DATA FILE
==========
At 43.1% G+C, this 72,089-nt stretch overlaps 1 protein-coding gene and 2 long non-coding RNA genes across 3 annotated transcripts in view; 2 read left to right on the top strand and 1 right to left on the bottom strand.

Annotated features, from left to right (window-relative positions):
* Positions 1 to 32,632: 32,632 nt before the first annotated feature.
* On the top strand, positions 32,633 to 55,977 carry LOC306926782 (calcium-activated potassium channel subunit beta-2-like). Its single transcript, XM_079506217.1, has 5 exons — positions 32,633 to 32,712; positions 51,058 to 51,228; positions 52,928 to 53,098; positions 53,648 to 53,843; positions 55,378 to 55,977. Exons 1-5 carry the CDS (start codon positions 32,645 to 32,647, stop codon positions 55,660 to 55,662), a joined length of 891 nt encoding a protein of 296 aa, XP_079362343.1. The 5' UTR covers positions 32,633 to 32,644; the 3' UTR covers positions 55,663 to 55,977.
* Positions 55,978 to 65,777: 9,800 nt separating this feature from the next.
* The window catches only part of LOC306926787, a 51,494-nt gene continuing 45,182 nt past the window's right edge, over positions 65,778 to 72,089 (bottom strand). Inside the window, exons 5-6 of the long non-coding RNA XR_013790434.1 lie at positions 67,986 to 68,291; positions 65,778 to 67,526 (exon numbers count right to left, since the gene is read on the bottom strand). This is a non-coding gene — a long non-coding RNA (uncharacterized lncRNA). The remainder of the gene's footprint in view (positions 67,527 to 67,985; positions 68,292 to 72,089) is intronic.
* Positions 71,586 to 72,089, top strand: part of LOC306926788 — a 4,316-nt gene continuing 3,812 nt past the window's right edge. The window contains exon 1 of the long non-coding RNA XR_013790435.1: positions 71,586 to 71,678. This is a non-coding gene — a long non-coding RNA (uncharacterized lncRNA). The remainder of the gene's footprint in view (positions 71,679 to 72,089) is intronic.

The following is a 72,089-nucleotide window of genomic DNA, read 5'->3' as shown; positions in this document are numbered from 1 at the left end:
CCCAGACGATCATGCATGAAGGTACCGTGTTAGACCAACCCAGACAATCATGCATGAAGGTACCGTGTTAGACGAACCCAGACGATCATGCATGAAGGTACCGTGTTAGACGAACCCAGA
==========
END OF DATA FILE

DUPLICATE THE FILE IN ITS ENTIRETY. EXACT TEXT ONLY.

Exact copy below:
At 43.1% G+C, this 72,089-nt stretch overlaps 1 protein-coding gene and 2 long non-coding RNA genes across 3 annotated transcripts in view; 2 read left to right on the top strand and 1 right to left on the bottom strand.

Annotated features, from left to right (window-relative positions):
* Positions 1 to 32,632: 32,632 nt before the first annotated feature.
* On the top strand, positions 32,633 to 55,977 carry LOC306926782 (calcium-activated potassium channel subunit beta-2-like). Its single transcript, XM_079506217.1, has 5 exons — positions 32,633 to 32,712; positions 51,058 to 51,228; positions 52,928 to 53,098; positions 53,648 to 53,843; positions 55,378 to 55,977. Exons 1-5 carry the CDS (start codon positions 32,645 to 32,647, stop codon positions 55,660 to 55,662), a joined length of 891 nt encoding a protein of 296 aa, XP_079362343.1. The 5' UTR covers positions 32,633 to 32,644; the 3' UTR covers positions 55,663 to 55,977.
* Positions 55,978 to 65,777: 9,800 nt separating this feature from the next.
* The window catches only part of LOC306926787, a 51,494-nt gene continuing 45,182 nt past the window's right edge, over positions 65,778 to 72,089 (bottom strand). Inside the window, exons 5-6 of the long non-coding RNA XR_013790434.1 lie at positions 67,986 to 68,291; positions 65,778 to 67,526 (exon numbers count right to left, since the gene is read on the bottom strand). This is a non-coding gene — a long non-coding RNA (uncharacterized lncRNA). The remainder of the gene's footprint in view (positions 67,527 to 67,985; positions 68,292 to 72,089) is intronic.
* Positions 71,586 to 72,089, top strand: part of LOC306926788 — a 4,316-nt gene continuing 3,812 nt past the window's right edge. The window contains exon 1 of the long non-coding RNA XR_013790435.1: positions 71,586 to 71,678. This is a non-coding gene — a long non-coding RNA (uncharacterized lncRNA). The remainder of the gene's footprint in view (positions 71,679 to 72,089) is intronic.

The following is a 72,089-nucleotide window of genomic DNA, read 5'->3' as shown; positions in this document are numbered from 1 at the left end:
CCCAGACGATCATGCATGAAGGTACCGTGTTAGACCAACCCAGACAATCATGCATGAAGGTACCGTGTTAGACGAACCCAGACGATCATGCATGAAGGTACCGTGTTAGACGAACCCAGA